Some of those strikes have turned violent, and tension over the failure to create enough higher value jobs in the predominately youthful population could become one of the biggest mid-term risks, some analysts say.
A planned strike last week in Jakarta by 85,000 unionised workers was averted after the city governor agreed to hike minimum wages by about 20 percent.
Almost immediately, there was a similar protest for higher pay by 10,000 workers in Batam, an island home to manufacturers from nearby Singapore.
This time the response was slow. The military had to guard industrial estates after a mob burned traffic police posts and cars and attacked a government office.
As Freeport considers lifting pay by as much as double for more skilled contractors to end its crippling strike, any high pay award risks setting a precedent.
“If somebody asks for more, everybody will follow. That’s a fact,” said Alwin Lubis, president director at Indonesian miner Aneka Tambang. “That is what we’re worried about.”
The Freeport strike has come after gold prices doubled in the past two years. Prices for many commodities of which Indonesia is a leading exporter, such as tin, copper, coffee and cocoa, have also hit record highs in recent years.
“These commodity prices are a good opportunity to negotiate for better welfare, pay and wages,” said Khoirul Anam, president of the Indonesian Forestry and Allied Workers’ Union.
He said conditions were often little different from the days under Dutch colonial rule, arguing, for example, that palm oil workers should be paid three times as much.
“The bargaining position of labour in Indonesia has increased. However, it is not that much. They have slowly understood their rights and are demanding more,” said Andriko Otang from the Trade Unions Rights Centre.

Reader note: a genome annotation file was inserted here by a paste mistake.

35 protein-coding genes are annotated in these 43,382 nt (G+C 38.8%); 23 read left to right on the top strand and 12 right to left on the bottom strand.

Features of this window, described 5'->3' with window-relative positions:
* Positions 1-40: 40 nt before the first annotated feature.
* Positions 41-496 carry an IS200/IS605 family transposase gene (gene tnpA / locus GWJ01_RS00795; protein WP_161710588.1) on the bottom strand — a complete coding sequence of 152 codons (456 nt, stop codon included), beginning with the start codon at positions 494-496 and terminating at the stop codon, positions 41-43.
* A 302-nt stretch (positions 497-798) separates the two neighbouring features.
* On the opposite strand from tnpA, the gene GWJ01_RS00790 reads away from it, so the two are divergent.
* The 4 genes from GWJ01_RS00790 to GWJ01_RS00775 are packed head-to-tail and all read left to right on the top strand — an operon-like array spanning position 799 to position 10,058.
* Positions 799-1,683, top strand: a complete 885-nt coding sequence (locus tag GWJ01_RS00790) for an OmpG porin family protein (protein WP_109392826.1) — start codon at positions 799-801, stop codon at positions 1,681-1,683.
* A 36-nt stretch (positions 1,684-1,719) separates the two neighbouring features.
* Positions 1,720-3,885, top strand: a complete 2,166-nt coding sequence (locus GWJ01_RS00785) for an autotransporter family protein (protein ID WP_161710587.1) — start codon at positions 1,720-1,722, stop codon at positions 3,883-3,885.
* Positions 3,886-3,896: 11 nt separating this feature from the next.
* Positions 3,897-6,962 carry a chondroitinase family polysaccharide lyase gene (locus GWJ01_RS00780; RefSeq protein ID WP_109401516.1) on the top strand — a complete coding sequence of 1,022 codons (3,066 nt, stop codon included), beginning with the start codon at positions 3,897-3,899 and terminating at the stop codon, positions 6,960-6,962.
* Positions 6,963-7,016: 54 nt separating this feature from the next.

Billionaires and low salaries
The strikes have coincided with growing wealth on the back of the global price commodity boom and a burst in consumerism.
On the day workers rioted in Batam, others were injured in a 5,000-strong crush to get half price Blackberry mobile phones in the capital. Also that day, Forbes released a report saying the country had created four more billionaires, with the wealth of its Indonesia “Rich List” up by 19 percent to US$85 billion.
Indonesia is creating millionaires faster than any other in the Asia-Pacific, according to wealth manager Julius Baer.
Yet monthly wages average US$113, less than a half that in Thailand and a third of China’s, according to the Asian Development Bank’s latest data. And half the population survives on less than US$2 a day, according to the World Bank.
Low-wage workers, seeing pay rises cancelled out by food prices climbing 15 percent last year, are being surrounded by growing consumerism and displays of wealth. Their expectations and perceptions of inequality are rising too.
“Many of us don’t see any improvements in our life,” said Sari, a worker making Adidas shoes in a footwear factory, a sector where plants have relocated from China and Vietnam in the past year after wage costs rose there.
“A factor that would make a person go on strike is when one feels trapped. We are going in that direction, so the likelihood for more strikes in garment, textile and shoe factories is huge.”